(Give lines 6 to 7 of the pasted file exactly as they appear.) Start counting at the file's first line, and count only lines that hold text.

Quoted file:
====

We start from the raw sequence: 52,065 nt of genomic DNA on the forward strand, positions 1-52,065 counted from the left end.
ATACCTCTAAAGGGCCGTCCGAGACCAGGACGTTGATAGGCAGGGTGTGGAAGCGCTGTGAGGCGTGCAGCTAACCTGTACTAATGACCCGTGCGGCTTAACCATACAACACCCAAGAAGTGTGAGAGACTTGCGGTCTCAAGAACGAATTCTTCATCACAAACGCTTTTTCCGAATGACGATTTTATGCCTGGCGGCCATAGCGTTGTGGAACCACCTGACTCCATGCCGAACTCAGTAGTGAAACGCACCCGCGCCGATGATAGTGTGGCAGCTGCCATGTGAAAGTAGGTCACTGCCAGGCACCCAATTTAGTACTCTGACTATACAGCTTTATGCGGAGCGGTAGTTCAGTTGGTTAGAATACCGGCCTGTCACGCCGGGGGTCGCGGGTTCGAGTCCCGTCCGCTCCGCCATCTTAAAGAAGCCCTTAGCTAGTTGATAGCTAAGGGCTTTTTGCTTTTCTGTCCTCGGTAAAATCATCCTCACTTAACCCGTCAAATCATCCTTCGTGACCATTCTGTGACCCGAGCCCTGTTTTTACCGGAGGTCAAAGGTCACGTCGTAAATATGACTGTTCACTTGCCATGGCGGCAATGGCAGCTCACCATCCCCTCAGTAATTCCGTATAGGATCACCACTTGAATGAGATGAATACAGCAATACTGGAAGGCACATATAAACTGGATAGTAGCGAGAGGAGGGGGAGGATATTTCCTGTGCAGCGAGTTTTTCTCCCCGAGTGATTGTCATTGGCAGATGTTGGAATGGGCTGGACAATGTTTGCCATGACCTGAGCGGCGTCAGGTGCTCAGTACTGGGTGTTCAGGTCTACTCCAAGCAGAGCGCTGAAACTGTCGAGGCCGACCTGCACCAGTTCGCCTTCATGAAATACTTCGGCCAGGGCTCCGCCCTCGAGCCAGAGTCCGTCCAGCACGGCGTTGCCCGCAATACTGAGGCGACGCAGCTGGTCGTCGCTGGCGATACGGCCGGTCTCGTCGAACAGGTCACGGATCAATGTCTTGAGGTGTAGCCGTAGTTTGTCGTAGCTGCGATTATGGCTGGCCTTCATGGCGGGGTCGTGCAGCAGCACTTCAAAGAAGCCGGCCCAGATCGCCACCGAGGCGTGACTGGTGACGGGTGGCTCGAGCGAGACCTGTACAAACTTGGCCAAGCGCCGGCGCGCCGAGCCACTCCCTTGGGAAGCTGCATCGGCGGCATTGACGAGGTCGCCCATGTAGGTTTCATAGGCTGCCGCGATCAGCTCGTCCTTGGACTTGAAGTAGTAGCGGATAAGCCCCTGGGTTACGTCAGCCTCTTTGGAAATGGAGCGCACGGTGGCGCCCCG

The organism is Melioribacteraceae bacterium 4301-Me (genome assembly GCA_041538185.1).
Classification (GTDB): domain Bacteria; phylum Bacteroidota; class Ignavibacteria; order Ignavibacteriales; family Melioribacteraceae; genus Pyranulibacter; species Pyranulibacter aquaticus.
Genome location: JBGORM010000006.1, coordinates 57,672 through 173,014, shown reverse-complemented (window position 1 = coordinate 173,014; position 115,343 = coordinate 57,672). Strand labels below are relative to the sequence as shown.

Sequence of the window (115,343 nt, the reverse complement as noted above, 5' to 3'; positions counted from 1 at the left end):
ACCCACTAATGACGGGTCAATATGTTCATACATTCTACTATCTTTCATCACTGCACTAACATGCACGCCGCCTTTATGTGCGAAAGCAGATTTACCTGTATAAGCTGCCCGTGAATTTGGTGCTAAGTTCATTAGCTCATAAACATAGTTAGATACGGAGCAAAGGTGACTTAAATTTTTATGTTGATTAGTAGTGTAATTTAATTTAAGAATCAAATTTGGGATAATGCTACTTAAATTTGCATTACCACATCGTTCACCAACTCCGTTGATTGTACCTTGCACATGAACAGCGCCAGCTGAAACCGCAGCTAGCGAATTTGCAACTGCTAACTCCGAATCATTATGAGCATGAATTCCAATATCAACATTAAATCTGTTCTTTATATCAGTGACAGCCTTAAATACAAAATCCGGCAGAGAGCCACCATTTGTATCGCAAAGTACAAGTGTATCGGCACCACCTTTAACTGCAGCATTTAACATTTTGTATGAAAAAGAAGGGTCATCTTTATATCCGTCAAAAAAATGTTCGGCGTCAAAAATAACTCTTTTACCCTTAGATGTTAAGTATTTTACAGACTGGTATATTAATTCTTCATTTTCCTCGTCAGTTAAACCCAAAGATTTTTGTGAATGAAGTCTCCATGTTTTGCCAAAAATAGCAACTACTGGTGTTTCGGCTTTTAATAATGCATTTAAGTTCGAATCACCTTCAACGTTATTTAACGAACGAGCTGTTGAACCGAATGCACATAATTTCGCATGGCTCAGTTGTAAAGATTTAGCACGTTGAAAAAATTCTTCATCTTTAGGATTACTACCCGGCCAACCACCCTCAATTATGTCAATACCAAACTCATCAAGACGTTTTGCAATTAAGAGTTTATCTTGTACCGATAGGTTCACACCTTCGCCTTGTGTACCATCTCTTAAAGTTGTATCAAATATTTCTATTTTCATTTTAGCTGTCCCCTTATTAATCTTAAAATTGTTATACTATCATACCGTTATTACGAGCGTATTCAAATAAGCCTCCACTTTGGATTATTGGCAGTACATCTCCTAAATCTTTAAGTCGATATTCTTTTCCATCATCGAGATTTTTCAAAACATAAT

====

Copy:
Sequence of the window (115,343 nt, the reverse complement as noted above, 5' to 3'; positions counted from 1 at the left end):
ACCCACTAATGACGGGTCAATATGTTCATACATTCTACTATCTTTCATCACTGCACTAACATGCACGCCGCCTTTATGTGCGAAAGCAGATTTACCTGTATAAGCTGCCCGTGAATTTGGTGCTAAGTTCATTAGCTCATAAACATAGTTAGATACGGAGCAAAGGTGACTTAAATTTTTATGTTGATTAGTAGTGTAATTTAATTTAAGAATCAAATTTGGGATAATGCTACTTAAATTTGCATTACCACATCGTTCACCAACTCCGTTGATTGTACCTTGCACATGAACAGCGCCAGCTGAAACCGCAGCTAGCGAATTTGCAACTGCTAACTCCGAATCATTATGAGCATGAATTCCAATATCAACATTAAATCTGTTCTTTATATCAGTGACAGCCTTAAATACAAAATCCGGCAGAGAGCCACCATTTGTATCGCAAAGTACAAGTGTATCGGCACCACCTTTAACTGCAGCATTTAACATTTTGTATGAAAAAGAAGGGTCATCTTTATATCCGTCAAAAAAATGTTCGGCGTCAAAAATAACTCTTTTACCCTTAGATGTTAAGTATTTTACAGACTGGTATATTAATTCTTCATTTTCCTCGTCAGTTAAACCCAAAGATTTTTGTGAATGAAGTCTCCATGTTTTGCCAAAAATAGCAACTACTGGTGTTTCGGCTTTTAATAATGCATTTAAGTTCGAATCACCTTCAACGTTATTTAACGAACGAGCTGTTGAACCGAATGCACATAATTTCGCATGGCTCAGTTGTAAAGATTTAGCACGTTGAAAAAATTCTTCATCTTTAGGATTACTACCCGGCCAACCACCCTCAATTATGTCAATACCAAACTCATCAAGACGTTTTGCAATTAAGAGTTTATCTTGTACCGATAGGTTCACACCTTCGCCTTGTGTACCATCTCTTAAAGTTGTATCAAATATTTCTATTTTCATTTTAGCTGTCCCCTTATTAATCTTAAAATTGTTATACTATCATACCGTTATTACGAGCGTATTCAAATAAGCCTCCACTTTGGATTATTGGCAGTACATCTCCTAAATCTTTAAGTCGATATTCTTTTCCATCATCGAGATTTTTCAAAACATAAT